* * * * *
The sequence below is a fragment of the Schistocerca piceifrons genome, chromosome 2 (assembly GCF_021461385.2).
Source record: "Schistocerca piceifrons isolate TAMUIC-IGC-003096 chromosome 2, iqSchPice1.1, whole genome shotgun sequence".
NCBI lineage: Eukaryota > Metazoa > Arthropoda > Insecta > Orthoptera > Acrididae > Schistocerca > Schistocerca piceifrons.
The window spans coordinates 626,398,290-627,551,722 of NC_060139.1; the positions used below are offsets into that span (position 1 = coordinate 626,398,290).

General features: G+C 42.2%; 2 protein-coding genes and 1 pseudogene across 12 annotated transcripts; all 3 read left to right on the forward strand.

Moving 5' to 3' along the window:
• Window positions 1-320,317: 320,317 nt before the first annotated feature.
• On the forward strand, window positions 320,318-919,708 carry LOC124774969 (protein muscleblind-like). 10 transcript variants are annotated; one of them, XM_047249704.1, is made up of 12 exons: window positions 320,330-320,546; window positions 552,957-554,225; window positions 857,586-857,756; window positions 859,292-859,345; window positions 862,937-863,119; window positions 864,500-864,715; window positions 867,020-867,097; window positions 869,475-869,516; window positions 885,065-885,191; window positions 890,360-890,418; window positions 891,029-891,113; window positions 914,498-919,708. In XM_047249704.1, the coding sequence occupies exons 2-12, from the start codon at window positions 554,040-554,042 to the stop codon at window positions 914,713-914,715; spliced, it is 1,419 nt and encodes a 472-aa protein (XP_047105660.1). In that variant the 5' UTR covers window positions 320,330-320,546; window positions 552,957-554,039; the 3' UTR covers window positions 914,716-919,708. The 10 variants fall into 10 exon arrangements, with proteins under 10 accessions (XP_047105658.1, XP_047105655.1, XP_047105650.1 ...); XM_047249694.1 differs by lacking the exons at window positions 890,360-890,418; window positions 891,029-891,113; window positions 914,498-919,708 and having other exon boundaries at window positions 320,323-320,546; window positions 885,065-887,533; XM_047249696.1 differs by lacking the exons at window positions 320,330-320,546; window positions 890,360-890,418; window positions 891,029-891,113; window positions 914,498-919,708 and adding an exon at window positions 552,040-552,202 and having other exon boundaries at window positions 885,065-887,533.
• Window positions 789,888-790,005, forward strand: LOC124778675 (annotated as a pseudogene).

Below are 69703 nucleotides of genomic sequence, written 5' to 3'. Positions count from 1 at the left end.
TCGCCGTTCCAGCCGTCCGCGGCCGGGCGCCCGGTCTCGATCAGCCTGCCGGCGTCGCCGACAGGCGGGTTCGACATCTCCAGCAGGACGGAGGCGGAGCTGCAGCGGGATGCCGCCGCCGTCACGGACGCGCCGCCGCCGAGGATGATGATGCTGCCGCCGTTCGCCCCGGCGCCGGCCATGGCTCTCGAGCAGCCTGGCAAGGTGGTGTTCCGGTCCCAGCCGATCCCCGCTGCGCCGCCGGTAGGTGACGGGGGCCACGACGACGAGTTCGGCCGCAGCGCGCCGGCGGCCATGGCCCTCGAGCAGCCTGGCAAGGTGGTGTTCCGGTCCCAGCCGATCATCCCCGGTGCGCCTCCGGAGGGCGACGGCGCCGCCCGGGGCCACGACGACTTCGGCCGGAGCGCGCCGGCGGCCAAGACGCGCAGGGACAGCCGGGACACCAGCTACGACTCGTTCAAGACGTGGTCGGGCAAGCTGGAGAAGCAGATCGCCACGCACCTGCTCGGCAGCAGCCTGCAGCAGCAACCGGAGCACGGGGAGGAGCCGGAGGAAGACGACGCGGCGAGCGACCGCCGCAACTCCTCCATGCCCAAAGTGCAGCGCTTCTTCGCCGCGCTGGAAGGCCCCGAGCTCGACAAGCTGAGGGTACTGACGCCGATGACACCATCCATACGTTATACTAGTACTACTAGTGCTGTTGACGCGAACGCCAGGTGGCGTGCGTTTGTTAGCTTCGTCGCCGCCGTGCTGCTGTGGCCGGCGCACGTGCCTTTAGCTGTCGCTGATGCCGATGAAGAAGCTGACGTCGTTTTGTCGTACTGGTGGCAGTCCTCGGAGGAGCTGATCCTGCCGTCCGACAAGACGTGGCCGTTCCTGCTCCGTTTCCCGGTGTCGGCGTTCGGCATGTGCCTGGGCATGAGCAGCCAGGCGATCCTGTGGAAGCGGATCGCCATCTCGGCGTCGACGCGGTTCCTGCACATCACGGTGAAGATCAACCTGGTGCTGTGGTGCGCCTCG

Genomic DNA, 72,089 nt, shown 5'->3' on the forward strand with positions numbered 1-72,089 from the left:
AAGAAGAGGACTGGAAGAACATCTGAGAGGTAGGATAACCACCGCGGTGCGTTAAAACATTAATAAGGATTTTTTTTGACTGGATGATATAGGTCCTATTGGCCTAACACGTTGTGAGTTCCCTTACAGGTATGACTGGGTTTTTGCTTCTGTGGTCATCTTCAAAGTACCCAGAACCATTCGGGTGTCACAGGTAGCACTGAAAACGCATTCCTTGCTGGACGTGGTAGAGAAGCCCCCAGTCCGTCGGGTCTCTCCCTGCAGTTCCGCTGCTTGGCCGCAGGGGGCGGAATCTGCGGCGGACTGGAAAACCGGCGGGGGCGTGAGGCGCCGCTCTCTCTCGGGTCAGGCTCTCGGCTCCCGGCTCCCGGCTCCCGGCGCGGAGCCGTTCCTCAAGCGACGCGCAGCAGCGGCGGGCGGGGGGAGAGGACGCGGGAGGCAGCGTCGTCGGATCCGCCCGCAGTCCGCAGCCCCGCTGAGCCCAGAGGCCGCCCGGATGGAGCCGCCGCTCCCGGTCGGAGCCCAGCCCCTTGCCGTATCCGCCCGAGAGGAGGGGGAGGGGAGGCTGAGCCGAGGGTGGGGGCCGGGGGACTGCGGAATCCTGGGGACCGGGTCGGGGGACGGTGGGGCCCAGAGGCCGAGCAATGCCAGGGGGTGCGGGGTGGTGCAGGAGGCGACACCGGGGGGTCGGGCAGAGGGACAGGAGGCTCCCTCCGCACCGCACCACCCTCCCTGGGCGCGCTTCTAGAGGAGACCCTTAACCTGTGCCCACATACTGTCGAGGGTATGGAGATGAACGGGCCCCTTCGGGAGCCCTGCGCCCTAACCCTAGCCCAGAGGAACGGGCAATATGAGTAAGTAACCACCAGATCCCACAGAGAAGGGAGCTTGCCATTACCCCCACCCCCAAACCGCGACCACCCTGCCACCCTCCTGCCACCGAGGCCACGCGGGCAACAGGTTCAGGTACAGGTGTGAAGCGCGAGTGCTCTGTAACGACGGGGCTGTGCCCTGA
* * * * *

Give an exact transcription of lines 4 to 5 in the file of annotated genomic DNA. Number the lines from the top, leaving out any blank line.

The window spans coordinates 626,398,290-627,551,722 of NC_060139.1; the positions used below are offsets into that span (position 1 = coordinate 626,398,290).

General features: G+C 42.2%; 2 protein-coding genes and 1 pseudogene across 12 annotated transcripts; all 3 read left to right on the forward strand.